ANIME & MANGA - Review
15:06 - 24th February 2016, by Andrew Osmond

Ghost in the Shell Arise

This is the second volume of Ghost in the Shell Arise, which is the latest version of the cyberpunk cop franchise Ghost in the Shell. However, for some readers of this magazine, it may be their first Ghost in the Shell, a point we’ll get to later.

As with the previous volume, this consists of two stories, just under an hour each, called Ghost Tears and Ghost Stands Alone. As the first story begins, the young cyborg woman Kusanagi is still trying to put together her independent police unit. The “natural” policeman Togusa is on her radar, but Kusanagi is also considering her own boyfriend – and you read that right, Kusanagi has a boyfriend now, and it’s not Batou, whom she’s punching on a regular basis.

Both stories deal with conspiracies, hacking and detecting. Like much Ghost in the Shell, they require a lot of concentration to follow, although it’s relatively simple to pick up their gist. Ghost Tears is lower-key, with more on Kusanagi’s personal life, while Ghost Stands Alone starts with a humungous – and disturbing – Christmas terror attack. Once more, Kusanagi dives down a skyscraper; this time, though, a helicopter catches up with her halfway down and starts blasting the hell out of her.

Apart from such action, there’s solid world building in the tradition of Ghost’s original manga author Masamune Shirow and newer titles such as Psycho-Pass (for example, the pointing up of the loss of civil liberties). Design remains consistent with the first Arise volume, with the characters looking sometimes unnaturally simplified – Togusa looks particularly “off” in his first scenes – and movement that’s blandly anonymous compared to the franchise at its greatest.

But most importantly, what is Arise bringing to the franchise? The Mamoru Oshii cinema films had their director’s poetry, visualising philosophical questions. Stand Alone Complex presented a team with warmth, humour and trust. Arise replaces them with characters who are suspicious, uneasy, ever sniping at each other.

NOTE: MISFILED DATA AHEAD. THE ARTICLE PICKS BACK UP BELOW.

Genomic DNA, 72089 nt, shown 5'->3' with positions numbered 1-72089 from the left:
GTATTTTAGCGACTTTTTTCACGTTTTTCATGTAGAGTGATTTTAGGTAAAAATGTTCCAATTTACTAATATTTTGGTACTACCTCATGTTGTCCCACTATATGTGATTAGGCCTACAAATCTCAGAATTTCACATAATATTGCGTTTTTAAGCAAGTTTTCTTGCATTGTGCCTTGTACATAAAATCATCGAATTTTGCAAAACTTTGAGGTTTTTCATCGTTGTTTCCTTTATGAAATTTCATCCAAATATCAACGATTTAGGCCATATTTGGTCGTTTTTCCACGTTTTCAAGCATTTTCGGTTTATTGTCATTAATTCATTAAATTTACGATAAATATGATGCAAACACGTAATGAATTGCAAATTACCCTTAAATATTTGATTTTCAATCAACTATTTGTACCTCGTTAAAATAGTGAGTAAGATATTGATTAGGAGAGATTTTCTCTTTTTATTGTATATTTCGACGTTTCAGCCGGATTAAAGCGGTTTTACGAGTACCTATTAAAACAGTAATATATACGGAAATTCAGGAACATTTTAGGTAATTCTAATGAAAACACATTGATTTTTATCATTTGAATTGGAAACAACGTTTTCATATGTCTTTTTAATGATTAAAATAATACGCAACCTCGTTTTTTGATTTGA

Arise’s world is violent and bleak – the Christmas massacre in Ghost Stands Alone is chilling in light of current news headlines. Ghost Tears has a scene where a character is found to have been turned (without his knowledge) into a living bomb. The “heroes” pick up the screaming man and chuck him down a lift shaft to his death. You can say it’s hard-boiled, but does it motivate the viewer to stay with this world, these characters?

Moreover, these episodes don’t have many other differences from past Ghost in the Shell. Beyond Kusanagi’s love-life and a clever Wizard of Oz motif, it’s the usual diet of brain-hacks, conspiracies and geo-politics. Both episodes in this volume end with reveals that could have taken the franchise in new directions – a hidden episode of Kusanagi’s past, a lovers’ yellow brick road into cyberspace – but too late, the story’s over. (In fairness, further Arise stories have been made in Japan, including the feature film shown at Scotland Loves Anime, answering some questions left dangling in this volume.)

But comparisons to the past are irrelevant if Arise is your first experience of Ghost in the Shell. If so, then it comes with one of the anime’s most elaborate, fascinating future worlds and the angry, suspicious characters may seem a natural part of its texture. Just remember, different versions are available.

Lots of ideas, quite a bit of action, but fans of older Ghosts may find it hollow.
SCORE: 3.5/5
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